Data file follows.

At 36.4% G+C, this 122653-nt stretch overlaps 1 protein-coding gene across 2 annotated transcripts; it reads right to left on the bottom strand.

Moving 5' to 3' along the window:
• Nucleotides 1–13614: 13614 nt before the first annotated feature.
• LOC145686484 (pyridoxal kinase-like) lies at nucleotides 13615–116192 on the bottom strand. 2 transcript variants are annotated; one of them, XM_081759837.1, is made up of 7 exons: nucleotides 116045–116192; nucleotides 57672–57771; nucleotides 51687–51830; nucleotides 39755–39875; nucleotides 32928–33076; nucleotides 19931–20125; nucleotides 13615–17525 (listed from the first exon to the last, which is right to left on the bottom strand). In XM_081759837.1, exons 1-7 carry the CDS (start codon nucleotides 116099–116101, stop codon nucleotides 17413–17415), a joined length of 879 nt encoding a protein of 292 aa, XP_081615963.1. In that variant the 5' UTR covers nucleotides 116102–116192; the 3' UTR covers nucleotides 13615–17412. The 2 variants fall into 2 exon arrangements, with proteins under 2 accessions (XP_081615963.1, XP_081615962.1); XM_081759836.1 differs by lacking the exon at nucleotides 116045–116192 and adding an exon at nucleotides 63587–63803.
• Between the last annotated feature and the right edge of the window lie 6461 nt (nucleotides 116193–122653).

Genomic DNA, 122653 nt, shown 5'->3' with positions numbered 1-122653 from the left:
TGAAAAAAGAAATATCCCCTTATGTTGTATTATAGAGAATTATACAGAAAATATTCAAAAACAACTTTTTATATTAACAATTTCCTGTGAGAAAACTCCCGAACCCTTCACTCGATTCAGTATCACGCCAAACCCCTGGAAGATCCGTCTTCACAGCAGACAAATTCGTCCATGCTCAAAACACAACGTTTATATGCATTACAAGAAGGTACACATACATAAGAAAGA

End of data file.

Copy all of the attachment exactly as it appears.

At 36.4% G+C, this 122653-nt stretch overlaps 1 protein-coding gene across 2 annotated transcripts; it reads right to left on the bottom strand.

Moving 5' to 3' along the window:
• Nucleotides 1–13614: 13614 nt before the first annotated feature.
• LOC145686484 (pyridoxal kinase-like) lies at nucleotides 13615–116192 on the bottom strand. 2 transcript variants are annotated; one of them, XM_081759837.1, is made up of 7 exons: nucleotides 116045–116192; nucleotides 57672–57771; nucleotides 51687–51830; nucleotides 39755–39875; nucleotides 32928–33076; nucleotides 19931–20125; nucleotides 13615–17525 (listed from the first exon to the last, which is right to left on the bottom strand). In XM_081759837.1, exons 1-7 carry the CDS (start codon nucleotides 116099–116101, stop codon nucleotides 17413–17415), a joined length of 879 nt encoding a protein of 292 aa, XP_081615963.1. In that variant the 5' UTR covers nucleotides 116102–116192; the 3' UTR covers nucleotides 13615–17412. The 2 variants fall into 2 exon arrangements, with proteins under 2 accessions (XP_081615963.1, XP_081615962.1); XM_081759836.1 differs by lacking the exon at nucleotides 116045–116192 and adding an exon at nucleotides 63587–63803.
• Between the last annotated feature and the right edge of the window lie 6461 nt (nucleotides 116193–122653).

Genomic DNA, 122653 nt, shown 5'->3' with positions numbered 1-122653 from the left:
TGAAAAAAGAAATATCCCCTTATGTTGTATTATAGAGAATTATACAGAAAATATTCAAAAACAACTTTTTATATTAACAATTTCCTGTGAGAAAACTCCCGAACCCTTCACTCGATTCAGTATCACGCCAAACCCCTGGAAGATCCGTCTTCACAGCAGACAAATTCGTCCATGCTCAAAACACAACGTTTATATGCATTACAAGAAGGTACACATACATAAGAAAGA